Day 2 of our Understanding Islam series. There are five pillars – or basic tenets – of Islamic faith. Each of these pillars is an important part of being Muslim.
Gatherings can lead to the deaths of many people if coronavirus infections spread. It is important for people to stick to regulations such as those about avoiding close contact and confined spaces.
Watching young Palestinian activists, I was impressed at how they kept their cool under pressure.
Group visits and food are prohibited, and visitors must sit in designated chairs apart from their loved ones. Celebrating holidays in detention didn’t used to be like this.
Eating high-nutrient foods and planning our meals are just a couple of ways you can look after your health this month.
The public broadcast in Canada of the call to prayer during Ramadan this year caused some tensions. What the preliminary research has shown however, is that it wasn’t the noise people objected to.
The ulema’s reaction to the government’s decision to limit access to mosques — and the civil society’s counter-reaction — should be viewed in terms of challenges to traditional theism in modernity.
A survey of Muslim women finds many are frustrated by having a Islamic holy month in quarantine. But others say a ‘remote Ramadan’ is nothing new because child care duties often keep them home anyway.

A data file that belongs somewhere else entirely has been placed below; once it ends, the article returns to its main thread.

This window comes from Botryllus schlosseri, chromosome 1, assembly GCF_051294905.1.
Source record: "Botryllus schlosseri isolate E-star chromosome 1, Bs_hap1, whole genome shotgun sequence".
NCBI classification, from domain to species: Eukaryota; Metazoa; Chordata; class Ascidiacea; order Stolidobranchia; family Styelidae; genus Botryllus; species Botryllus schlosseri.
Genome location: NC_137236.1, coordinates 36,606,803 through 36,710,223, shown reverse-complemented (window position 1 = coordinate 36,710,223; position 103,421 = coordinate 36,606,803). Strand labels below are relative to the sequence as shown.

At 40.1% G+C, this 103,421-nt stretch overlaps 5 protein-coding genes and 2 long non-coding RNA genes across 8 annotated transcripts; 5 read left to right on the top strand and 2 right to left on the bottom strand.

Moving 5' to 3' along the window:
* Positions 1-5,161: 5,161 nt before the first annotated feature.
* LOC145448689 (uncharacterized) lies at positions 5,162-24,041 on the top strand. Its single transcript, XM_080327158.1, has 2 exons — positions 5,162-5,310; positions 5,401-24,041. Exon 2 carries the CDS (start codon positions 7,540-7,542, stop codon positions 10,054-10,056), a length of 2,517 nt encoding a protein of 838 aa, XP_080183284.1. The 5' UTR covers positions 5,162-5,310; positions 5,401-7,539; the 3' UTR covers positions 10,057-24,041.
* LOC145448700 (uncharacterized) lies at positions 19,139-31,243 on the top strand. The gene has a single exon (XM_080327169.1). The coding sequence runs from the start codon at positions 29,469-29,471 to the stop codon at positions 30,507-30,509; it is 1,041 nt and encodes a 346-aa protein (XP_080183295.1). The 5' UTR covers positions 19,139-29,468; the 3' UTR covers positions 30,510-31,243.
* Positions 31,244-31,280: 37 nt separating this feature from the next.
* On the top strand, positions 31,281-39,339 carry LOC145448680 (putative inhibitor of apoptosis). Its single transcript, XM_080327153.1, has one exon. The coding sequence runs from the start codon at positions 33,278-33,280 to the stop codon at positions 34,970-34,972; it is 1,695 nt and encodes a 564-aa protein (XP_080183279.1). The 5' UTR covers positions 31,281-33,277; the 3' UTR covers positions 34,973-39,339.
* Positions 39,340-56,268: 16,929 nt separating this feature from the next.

Social distancing has made giving to the poor – an obligation under Islam – harder this Ramadan. Meanwhile Muslim nonprofits are feeling the strain of the economic downturn.
Islam is not a monolith and not all Muslims are experiencing lockdown in the same way.
Some of the Passover Seder traditions are occurring through Zoom this year. A historian of the Bible explains how ancient Israelites changed the ways of their worship.
Muslims throughout the world will celebrate the holiday of Eid al-Fitr, a celebration at the end of Ramadan. Here’s an introduction to this important feast and its partner, Eid al-Adha.
For a growing number of Muslims, being ‘radical’ is to practice environmental and social justice.
Ramadan is one of the five pillars of Islam – acts that denote the obligations of living a good Muslim life.
The holy month of Ramadan begins on Sunday night. This can present a challenge for Muslim people with type 2 diabetes who want to fast but can’t necessarily do so safely.
Muslim women in the UK don’t feel able to discuss their healthcare needs because of fears of islamaphobia.
An expert explains why the Jewish practice of abstaining from food on Yom Kippur is so out of step with the rest of Jewish tradition.
When you eat is as important as what you eat. The mounting evidence for chrononutrition.
A scholar who visited Rohingya camps in Myanmar found little hope of a safe return home for refugees, who are currently living in camps in neighboring Bangladesh.
As President Trump resumes an annual tradition of celebrating Ramadan, it provides a moment to remember that Islam has long been practiced in America.